We continue to provide financial support and guidance for the four departments at RMF’s Panyadoli Vocational Training Institute (PVTI). During this reporting period:
A total number of 79 trainees were enrolled for this 12th intake, and from the observed attendance trend captured through daily roll calls, the current enrollment is 77. This indicates the dropout of two trainees during almost two months of training. It was also observed that this period of training was interrupted by social events within the community, which involved the monthly general food distribution in the settlement.
As Panyadoli Vocational Training Institute (PVTI) opened again for classes, students were involved in maintaining the general cleanliness of the school compound and classrooms. Students are at center stage when it comes to making sure that PVTI stays in good condition and is clean and ready to undertake operations. This is done in line with the management of PVTI and student leadership, and students are well organized to support the cleanliness of the school.
The department is fully equipped with hairdressing equipment, steamers, and all other accessories and materials required to implement the program. Throughout the semester, trainees have been exposed to both theoretical and practical lessons as a basis for their vocational training, and so far, 70% of the modules have been covered. The general attendance of the trainees has been good, with minimal recorded absenteeism during food distribution days (a program held to distribute food in the settlement).
The trainees still carry out their training in the temporary shelter that was constructed with support from JICA. The department has all the required training materials: sand mixed with lime in the mortar, bricks, and tools. The training is composed of theoretical and practical lessons. Currently, the department is handling all the modules that require the construction of different types of walls and bonding. This training exposes students to the construction world, where they will be able to get jobs.
The department currently has a total of 15 trainees. It was an achievement to enroll a female student in the CJ department, which has typically been all-male. As in Panyadoli Vocational Training Institute’s other departments, the CJ department also experienced a setback, as trainees’ numbers reduced from 15 to 12. Our female trainee still remains, however, which shows a lot of resilience and confidence in fighting the forces of culture that could have made her drop out of the course, which many traditionally believe to be only for men.
Training has progressed, and currently the trainees are covering three modules: Safety, Tools, and Equipment; Machine Operations; and Garment Construction. Visible outputs of the trainees include a free wear and elastic pajama shorts, a free wear shirt, and a fish style skirt. The TGC class saw 9 students drop out, most of whom went back to secondary school. However, the Tailoring and Garment Cutting department continues to be one of our most popular courses for both refugees and nationals.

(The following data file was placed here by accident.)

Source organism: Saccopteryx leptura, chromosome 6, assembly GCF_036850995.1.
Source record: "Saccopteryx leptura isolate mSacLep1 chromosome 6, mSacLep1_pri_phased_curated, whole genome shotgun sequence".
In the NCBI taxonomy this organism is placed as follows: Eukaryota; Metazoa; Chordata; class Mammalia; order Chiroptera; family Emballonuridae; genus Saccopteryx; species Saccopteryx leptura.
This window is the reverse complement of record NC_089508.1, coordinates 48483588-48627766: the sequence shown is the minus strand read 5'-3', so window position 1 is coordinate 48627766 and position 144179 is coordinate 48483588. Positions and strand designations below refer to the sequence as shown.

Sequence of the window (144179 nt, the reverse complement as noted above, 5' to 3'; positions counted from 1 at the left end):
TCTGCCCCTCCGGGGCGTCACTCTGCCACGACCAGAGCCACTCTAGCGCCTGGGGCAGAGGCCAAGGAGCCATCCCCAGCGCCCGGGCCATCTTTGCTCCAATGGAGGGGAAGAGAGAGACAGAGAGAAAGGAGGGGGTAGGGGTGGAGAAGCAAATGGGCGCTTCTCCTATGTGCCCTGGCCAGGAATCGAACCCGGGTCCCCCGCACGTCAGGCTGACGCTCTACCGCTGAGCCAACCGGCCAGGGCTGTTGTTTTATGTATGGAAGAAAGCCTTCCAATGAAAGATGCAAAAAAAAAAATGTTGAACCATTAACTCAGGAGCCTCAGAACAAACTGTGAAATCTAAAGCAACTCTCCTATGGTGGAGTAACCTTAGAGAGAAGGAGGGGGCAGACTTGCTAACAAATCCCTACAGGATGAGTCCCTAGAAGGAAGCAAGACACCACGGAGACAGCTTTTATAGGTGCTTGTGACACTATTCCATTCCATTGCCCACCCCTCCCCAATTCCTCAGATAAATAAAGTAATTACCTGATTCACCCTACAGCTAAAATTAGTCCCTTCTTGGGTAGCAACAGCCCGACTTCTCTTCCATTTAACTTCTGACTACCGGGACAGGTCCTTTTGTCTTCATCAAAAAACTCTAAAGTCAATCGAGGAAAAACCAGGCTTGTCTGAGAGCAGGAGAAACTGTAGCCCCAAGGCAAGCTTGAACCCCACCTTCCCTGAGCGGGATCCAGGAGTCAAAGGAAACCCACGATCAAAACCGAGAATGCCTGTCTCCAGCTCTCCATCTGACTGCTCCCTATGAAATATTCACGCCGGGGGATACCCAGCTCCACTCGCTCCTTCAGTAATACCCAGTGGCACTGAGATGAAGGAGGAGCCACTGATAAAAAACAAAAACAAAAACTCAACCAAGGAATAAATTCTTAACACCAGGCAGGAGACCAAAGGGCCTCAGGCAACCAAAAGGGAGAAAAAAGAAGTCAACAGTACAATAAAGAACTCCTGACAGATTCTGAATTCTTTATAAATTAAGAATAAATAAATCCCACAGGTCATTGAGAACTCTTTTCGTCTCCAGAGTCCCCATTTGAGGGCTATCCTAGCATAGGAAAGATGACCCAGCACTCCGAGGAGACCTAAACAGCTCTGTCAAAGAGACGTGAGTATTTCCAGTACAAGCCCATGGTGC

In April 2011, RMF initiated the Panyadoli Vocational Training Institute (PVTI) at the Kiryandongo Refugee Settlement after being presented by the refugee community with issues surrounding the lack of skills and vocational training for students graduating from the settlement high school.
After researching which skills would provide the quickest earning opportunities and the most efficient economic investment requirements for RMF, we narrowed the programs down to:
Esther Aryemo has continued to work with the friends who she started her shop with. She has managed to acquire some money, which she used to start her own shop and pay rent. Although she is like any young entrepreneur with her salon located in Bweyale Trading Center, Esther manages to utilize her shop to provide for her basic needs. Esther says that the work of her hands has made her develop from the level where she started to a place where she can achieve her goals. The skills training project has added value to the lives of people in and around Kiryandongo Refugee Settlement, where people like Esther (a national from Bweyale) can earn a living with the work of their hands.
With her savings from the last few months, Esther has added more materials to her shop. She is currently keeping her head up, so that she can expand her business in the right direction. She sees herself also moving towards retail business, where she can sell items and be able to earn a living.
Agnes Akikoli works with her colleague Mary in her salon in Bweyale. Agnes started with a 70,000/= loan from her uncle, who had supported her through the program. Since she had a few tools to begin with, Agnes’s uncle provided her with some money buy some supplies. Agnes says with her skills, she has never lacked any food or gone hungry. With a small shop in Bweyale, Agnes says that she is optimistic that she can expand with time. She says in spite of a few challenges, including high prices for hair products and rent, she believes that life will change, given her courage and strength to make a difference.